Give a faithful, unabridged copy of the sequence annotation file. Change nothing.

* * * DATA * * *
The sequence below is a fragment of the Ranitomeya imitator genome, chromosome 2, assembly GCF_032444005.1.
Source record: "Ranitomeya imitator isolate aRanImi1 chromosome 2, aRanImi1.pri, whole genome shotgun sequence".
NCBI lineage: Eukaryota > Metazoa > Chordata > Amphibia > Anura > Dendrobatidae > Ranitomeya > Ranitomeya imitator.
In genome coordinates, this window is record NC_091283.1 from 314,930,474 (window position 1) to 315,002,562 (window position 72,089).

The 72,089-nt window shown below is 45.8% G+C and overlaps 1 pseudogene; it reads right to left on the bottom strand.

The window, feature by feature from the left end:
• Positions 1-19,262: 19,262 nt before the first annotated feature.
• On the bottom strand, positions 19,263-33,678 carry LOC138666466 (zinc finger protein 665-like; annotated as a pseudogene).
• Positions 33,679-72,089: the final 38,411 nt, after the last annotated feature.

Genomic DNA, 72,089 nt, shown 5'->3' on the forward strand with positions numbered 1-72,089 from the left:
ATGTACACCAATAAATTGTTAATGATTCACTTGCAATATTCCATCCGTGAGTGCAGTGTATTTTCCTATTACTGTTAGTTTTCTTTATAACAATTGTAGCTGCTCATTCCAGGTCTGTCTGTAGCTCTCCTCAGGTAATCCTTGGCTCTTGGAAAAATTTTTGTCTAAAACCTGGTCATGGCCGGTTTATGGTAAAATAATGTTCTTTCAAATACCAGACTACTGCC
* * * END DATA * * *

The sequence below is a fragment of the Ranitomeya imitator genome, chromosome 2, assembly GCF_032444005.1.
Source record: "Ranitomeya imitator isolate aRanImi1 chromosome 2, aRanImi1.pri, whole genome shotgun sequence".
NCBI lineage: Eukaryota > Metazoa > Chordata > Amphibia > Anura > Dendrobatidae > Ranitomeya > Ranitomeya imitator.
In genome coordinates, this window is record NC_091283.1 from 314,930,474 (window position 1) to 315,002,562 (window position 72,089).

The 72,089-nt window shown below is 45.8% G+C and overlaps 1 pseudogene; it reads right to left on the bottom strand.

The window, feature by feature from the left end:
• Positions 1-19,262: 19,262 nt before the first annotated feature.
• On the bottom strand, positions 19,263-33,678 carry LOC138666466 (zinc finger protein 665-like; annotated as a pseudogene).
• Positions 33,679-72,089: the final 38,411 nt, after the last annotated feature.

Genomic DNA, 72,089 nt, shown 5'->3' on the forward strand with positions numbered 1-72,089 from the left:
ATGTACACCAATAAATTGTTAATGATTCACTTGCAATATTCCATCCGTGAGTGCAGTGTATTTTCCTATTACTGTTAGTTTTCTTTATAACAATTGTAGCTGCTCATTCCAGGTCTGTCTGTAGCTCTCCTCAGGTAATCCTTGGCTCTTGGAAAAATTTTTGTCTAAAACCTGGTCATGGCCGGTTTATGGTAAAATAATGTTCTTTCAAATACCAGACTACTGCC